An internal Canadian government report from January 2012, obtained by the Canadian Broadcasting Company (CBC) last month, suggests that Canada purposely inflated threats posed to its diplomatic interests in Tehran. The government investigation into security at Canada’s former embassy in Tehran came amidst rising political tensions between Iran and some western countries in late 2011. The report included consultations with Iranian officials present in Canada. According to the CBC, in the process of compiling the report, the Iranians provided “a warm reception” to Canadian authorities and “were hoping to… reassure [Canada] on a range of mission security and operations issues.” The report ultimately concluded that Canadian diplomatic interests were not under any increased risk. Canada unilaterally cut ties with Iran in September 2012.
According to the report, the “high risk of [a] catastrophic earthquake” posed “the most significant safety/security challenge for diplomatic missions in Tehran.” This assessment contrasts with repeated claims made by various Canadian officials, including Foreign Minister John Baird, former-Minister of Public Safety Victor Toews, and then-Immigration Minister Jason Kenney. Baird, who first announced the diplomatic break at an economic summit in Russia, recited trite grievances with the Iranian government, such as its support for Syria’s Bashar al-Assad as well as Western concerns over its domestic nuclear program. Baird also made comments about the security of Canadian personnel, stating that the government “felt that it’s simply no longer safe to have representatives of the government of Canada in Tehran.”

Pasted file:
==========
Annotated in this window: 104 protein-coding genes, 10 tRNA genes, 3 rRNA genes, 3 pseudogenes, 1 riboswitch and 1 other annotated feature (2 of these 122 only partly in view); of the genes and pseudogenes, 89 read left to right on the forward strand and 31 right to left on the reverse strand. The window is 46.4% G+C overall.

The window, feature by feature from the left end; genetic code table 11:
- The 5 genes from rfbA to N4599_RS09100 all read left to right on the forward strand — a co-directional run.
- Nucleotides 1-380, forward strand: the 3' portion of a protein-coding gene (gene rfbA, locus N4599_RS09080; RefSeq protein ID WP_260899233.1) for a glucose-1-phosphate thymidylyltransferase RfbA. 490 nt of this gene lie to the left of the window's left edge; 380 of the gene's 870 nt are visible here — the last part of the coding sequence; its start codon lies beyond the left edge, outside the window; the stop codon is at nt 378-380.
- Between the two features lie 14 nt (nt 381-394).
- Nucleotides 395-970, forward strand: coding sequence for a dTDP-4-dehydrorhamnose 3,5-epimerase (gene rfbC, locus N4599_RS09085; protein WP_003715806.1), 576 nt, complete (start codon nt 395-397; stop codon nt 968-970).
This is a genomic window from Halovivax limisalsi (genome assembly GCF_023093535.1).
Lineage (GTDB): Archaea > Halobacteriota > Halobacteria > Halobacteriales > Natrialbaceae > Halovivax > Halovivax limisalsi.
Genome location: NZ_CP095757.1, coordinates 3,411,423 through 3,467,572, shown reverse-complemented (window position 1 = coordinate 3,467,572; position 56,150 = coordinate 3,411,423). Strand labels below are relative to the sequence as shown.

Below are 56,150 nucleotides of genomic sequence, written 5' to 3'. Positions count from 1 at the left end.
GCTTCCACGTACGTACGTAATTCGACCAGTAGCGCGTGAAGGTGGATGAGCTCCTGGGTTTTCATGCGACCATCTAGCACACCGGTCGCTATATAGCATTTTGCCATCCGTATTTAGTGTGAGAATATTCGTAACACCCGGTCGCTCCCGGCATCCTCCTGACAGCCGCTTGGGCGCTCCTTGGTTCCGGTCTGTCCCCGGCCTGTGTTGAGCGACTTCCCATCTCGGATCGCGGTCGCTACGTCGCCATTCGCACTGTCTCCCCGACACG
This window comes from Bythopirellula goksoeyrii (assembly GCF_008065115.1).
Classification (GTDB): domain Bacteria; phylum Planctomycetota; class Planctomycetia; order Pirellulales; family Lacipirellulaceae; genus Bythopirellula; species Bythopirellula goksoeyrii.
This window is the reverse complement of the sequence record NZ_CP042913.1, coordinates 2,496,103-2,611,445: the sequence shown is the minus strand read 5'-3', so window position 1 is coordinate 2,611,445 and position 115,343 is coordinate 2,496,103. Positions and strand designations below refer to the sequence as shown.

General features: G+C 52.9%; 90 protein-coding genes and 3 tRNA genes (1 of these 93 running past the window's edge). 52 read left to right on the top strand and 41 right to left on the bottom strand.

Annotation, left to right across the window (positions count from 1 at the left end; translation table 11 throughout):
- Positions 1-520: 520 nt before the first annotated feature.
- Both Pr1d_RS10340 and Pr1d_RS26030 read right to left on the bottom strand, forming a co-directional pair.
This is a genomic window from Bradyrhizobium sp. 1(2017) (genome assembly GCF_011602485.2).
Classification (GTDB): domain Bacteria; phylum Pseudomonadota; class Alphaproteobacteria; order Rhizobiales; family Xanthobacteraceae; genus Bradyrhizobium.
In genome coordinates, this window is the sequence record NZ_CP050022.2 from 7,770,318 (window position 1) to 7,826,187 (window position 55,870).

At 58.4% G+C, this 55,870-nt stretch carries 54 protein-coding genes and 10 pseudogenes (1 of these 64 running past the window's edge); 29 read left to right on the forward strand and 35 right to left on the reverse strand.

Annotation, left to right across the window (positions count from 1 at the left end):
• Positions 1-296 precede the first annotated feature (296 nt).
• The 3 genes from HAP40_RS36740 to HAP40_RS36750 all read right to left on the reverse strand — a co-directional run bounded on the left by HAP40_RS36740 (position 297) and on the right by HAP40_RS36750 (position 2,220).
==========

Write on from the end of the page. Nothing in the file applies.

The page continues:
The world was left puzzled about Canada’s decision. According to Kambiz Sheikh-Hassani, Iran’s last charge d’affaires in Canada, the Canadian government provided no warnings about the closure. Confused commentators speculated as to whether Canada’s abrupt decision was prompted by an imminent Israeli attack on Iran, and “raised concerns that Canadian diplomats could be targeted [in Iran] for reprisals.” “To diplomats, breaking off relations – suspending them, technically – is a serious step, a notch below declaring war,” one analyst wrote in the Globe and Mail.
Dan Livermore, director general of security and intelligence at the Department of Foreign Affairs from 2002 to 2007, told the CBC, “The Iranians, for the terrible relations we had with them, they never closed their door to us.” Several days after the government’s decision, John Mundy, Canada’s last ambassador in Tehran, denounced the move and insisted the reasons provided by the government for cutting relations “are actually reasons why we should stay.”